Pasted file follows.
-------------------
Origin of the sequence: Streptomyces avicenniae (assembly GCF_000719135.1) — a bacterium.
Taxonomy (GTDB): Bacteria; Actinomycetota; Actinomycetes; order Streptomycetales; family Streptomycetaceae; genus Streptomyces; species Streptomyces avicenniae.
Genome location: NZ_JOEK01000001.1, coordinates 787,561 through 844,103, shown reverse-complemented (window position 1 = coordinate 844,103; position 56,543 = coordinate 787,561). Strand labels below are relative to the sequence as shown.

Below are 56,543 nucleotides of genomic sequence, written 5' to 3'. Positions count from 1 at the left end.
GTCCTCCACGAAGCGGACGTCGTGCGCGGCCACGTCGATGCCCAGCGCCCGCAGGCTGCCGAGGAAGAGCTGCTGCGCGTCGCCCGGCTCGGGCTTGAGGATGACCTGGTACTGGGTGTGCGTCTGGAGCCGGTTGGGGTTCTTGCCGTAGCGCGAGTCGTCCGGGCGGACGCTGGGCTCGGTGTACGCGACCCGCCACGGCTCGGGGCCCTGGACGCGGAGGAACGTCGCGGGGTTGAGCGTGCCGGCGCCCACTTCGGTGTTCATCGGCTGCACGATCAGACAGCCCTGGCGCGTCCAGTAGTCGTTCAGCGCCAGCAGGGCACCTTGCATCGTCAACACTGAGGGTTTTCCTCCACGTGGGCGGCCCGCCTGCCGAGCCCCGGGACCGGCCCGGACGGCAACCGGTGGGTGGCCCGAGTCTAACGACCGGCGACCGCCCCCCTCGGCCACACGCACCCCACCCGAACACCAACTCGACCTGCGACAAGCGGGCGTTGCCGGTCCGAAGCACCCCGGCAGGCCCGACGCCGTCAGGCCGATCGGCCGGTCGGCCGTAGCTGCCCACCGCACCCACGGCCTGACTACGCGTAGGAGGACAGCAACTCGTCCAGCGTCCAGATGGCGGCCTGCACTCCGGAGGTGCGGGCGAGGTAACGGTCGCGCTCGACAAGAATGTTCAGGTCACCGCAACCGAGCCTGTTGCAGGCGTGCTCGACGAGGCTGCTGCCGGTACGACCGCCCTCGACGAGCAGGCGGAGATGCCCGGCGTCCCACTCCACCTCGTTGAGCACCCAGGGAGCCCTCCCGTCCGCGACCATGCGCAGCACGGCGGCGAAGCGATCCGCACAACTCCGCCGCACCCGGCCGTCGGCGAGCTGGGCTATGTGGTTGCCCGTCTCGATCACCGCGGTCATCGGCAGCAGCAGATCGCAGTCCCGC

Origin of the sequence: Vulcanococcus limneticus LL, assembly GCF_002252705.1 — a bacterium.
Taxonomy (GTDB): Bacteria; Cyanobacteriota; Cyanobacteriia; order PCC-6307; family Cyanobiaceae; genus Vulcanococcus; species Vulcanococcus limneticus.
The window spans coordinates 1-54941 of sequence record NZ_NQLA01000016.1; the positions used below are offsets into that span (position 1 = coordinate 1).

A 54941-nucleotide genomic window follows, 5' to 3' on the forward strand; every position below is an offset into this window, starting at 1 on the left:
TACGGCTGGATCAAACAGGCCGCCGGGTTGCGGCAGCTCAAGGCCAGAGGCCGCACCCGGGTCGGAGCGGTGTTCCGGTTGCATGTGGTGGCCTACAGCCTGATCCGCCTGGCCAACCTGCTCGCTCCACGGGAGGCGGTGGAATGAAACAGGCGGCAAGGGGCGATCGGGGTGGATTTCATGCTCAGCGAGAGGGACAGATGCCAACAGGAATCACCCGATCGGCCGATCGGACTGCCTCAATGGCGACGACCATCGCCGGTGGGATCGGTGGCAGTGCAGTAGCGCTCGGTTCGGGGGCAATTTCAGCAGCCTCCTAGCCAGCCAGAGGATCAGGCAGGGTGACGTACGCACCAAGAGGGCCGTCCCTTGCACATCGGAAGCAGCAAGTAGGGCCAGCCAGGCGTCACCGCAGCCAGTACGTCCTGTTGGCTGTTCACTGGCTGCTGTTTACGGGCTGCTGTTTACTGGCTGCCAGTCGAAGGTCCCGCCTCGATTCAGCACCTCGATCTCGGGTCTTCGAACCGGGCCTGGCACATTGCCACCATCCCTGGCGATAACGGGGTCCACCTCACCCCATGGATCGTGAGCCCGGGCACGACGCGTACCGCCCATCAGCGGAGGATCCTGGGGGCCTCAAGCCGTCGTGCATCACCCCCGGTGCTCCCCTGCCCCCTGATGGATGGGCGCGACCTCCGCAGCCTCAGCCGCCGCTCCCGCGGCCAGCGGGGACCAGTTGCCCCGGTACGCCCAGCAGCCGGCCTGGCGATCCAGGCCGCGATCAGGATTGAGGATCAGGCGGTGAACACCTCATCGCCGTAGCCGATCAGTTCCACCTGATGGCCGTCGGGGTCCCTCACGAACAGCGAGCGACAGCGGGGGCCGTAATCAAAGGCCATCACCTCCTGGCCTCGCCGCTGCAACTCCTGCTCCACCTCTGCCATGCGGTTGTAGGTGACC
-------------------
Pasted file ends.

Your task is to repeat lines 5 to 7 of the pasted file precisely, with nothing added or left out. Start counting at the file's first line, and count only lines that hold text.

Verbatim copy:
GTCCTCCACGAAGCGGACGTCGTGCGCGGCCACGTCGATGCCCAGCGCCCGCAGGCTGCCGAGGAAGAGCTGCTGCGCGTCGCCCGGCTCGGGCTTGAGGATGACCTGGTACTGGGTGTGCGTCTGGAGCCGGTTGGGGTTCTTGCCGTAGCGCGAGTCGTCCGGGCGGACGCTGGGCTCGGTGTACGCGACCCGCCACGGCTCGGGGCCCTGGACGCGGAGGAACGTCGCGGGGTTGAGCGTGCCGGCGCCCACTTCGGTGTTCATCGGCTGCACGATCAGACAGCCCTGGCGCGTCCAGTAGTCGTTCAGCGCCAGCAGGGCACCTTGCATCGTCAACACTGAGGGTTTTCCTCCACGTGGGCGGCCCGCCTGCCGAGCCCCGGGACCGGCCCGGACGGCAACCGGTGGGTGGCCCGAGTCTAACGACCGGCGACCGCCCCCCTCGGCCACACGCACCCCACCCGAACACCAACTCGACCTGCGACAAGCGGGCGTTGCCGGTCCGAAGCACCCCGGCAGGCCCGACGCCGTCAGGCCGATCGGCCGGTCGGCCGTAGCTGCCCACCGCACCCACGGCCTGACTACGCGTAGGAGGACAGCAACTCGTCCAGCGTCCAGATGGCGGCCTGCACTCCGGAGGTGCGGGCGAGGTAACGGTCGCGCTCGACAAGAATGTTCAGGTCACCGCAACCGAGCCTGTTGCAGGCGTGCTCGACGAGGCTGCTGCCGGTACGACCGCCCTCGACGAGCAGGCGGAGATGCCCGGCGTCCCACTCCACCTCGTTGAGCACCCAGGGAGCCCTCCCGTCCGCGACCATGCGCAGCACGGCGGCGAAGCGATCCGCACAACTCCGCCGCACCCGGCCGTCGGCGAGCTGGGCTATGTGGTTGCCCGTCTCGATCACCGCGGTCATCGGCAGCAGCAGATCGCAGTCCCGC

Origin of the sequence: Vulcanococcus limneticus LL, assembly GCF_002252705.1 — a bacterium.
Taxonomy (GTDB): Bacteria; Cyanobacteriota; Cyanobacteriia; order PCC-6307; family Cyanobiaceae; genus Vulcanococcus; species Vulcanococcus limneticus.